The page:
'Please don't say I said it, but the NZDF are taking over New Zealand' 

If the majority of viral social media theories weren't dubious enough, nothing screams, 'warning: don't trust me' more than a theorist who urges their own theory to become a game of Chinese Whispers. 

One theorist, who claimed the New Zealand Defence Force is taking over the nation's hospitals, quarantine bases and airports, has told his followers to "feel free to let any and everyone know", but "please don't say I said and re-word for yourself" - actively encouraging the spread of misinformation.

The post, which is making the rounds on Facebook, claims the NZDF and the Government met to "put into place a full lockdown by October", which includes Defence Force personnel "taking over" under martial law as of October 1.

Coronavirus: COVID-19 social media theories debunked
Photo credit: Facebook

It also claims that said troops have been asked to train using the same "plan of attack used in Timor", such as "brute force" and "any force necessary".

"The training for the next two weeks is dealing with protests, riots and a significant job loss in NZ [sic]," the theory claims.

What we know

Defence Force personnel do play a crucial role in the COVID-19 response and the  management of managed isolation and quarantine facilities (MIQ). Speaking to Politik in June, Defence Minister Ron Mark stressed that military personnel involved in MIQ are unarmed and "can not itself turn up on the streets with weapons or turn up in any locality and decide for itself to deploy lethal force".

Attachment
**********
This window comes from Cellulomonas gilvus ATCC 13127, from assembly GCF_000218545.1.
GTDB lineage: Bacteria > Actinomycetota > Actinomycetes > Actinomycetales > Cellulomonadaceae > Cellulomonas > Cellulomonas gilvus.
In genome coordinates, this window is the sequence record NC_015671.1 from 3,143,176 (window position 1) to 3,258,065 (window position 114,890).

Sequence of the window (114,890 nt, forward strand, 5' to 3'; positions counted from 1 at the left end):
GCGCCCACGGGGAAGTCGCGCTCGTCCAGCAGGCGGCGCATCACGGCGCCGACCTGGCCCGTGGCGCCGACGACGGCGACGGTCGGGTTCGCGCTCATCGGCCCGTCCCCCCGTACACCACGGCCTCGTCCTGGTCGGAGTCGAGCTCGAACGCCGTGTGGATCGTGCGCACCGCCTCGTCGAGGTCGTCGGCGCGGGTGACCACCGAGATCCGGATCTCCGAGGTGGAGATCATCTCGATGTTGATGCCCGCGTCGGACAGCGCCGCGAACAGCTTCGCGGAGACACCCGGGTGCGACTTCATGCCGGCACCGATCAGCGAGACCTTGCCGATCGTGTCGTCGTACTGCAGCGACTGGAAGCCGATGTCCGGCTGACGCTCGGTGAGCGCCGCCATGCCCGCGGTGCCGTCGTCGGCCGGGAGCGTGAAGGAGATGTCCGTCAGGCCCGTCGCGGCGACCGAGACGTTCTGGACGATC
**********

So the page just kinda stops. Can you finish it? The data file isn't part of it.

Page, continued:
"You can only do that if the Prime Minister has declared martial law and that has not - and is certainly not - going to happen," he told the outlet.

According to Police Commissioner Andrew Coster, it's understood that NZDF personnel are currently supporting NZ Police efforts at the nine roadblocks around Auckland's geographical boundary, under Auckland's preliminary three-day alert level 3 lockdown.

A spokesperson for the NZDF told Newshub the Defence Force was currently providing support to the All of Government response to COVID-19 and that its involvement in assisting police with checkpoints was "far from unusual" and "routinely trained for".

"The NZDF is here to serve and help New Zealand through the rapidly developing COVID-19 situation, and we will play our part in responding to requests for assistance from the Government – the civil authority - while at the same time maintaining our ongoing responsibilities and other military commitments," the spokesperson said.

"With regard to the mention of 'martial law' in the social media post, the NZDF operates at all times at the direction of the Government, and, in the current situation is acting in support of civil authorities - such as police, Ministry of Health and other agencies.   Any characterisation of this support as 'martial law' is incorrect. 'Martial law' is not a feature of modern New Zealand’s constitutional arrangements."

The common sense approach

Something about the use of "brute force" to handle New Zealand's "significant job loss" doesn't add up. What are they going to do, use "any force necessary" to create new job openings?

The Ministry of Business, Innovation and Employment has also been contacted for comment.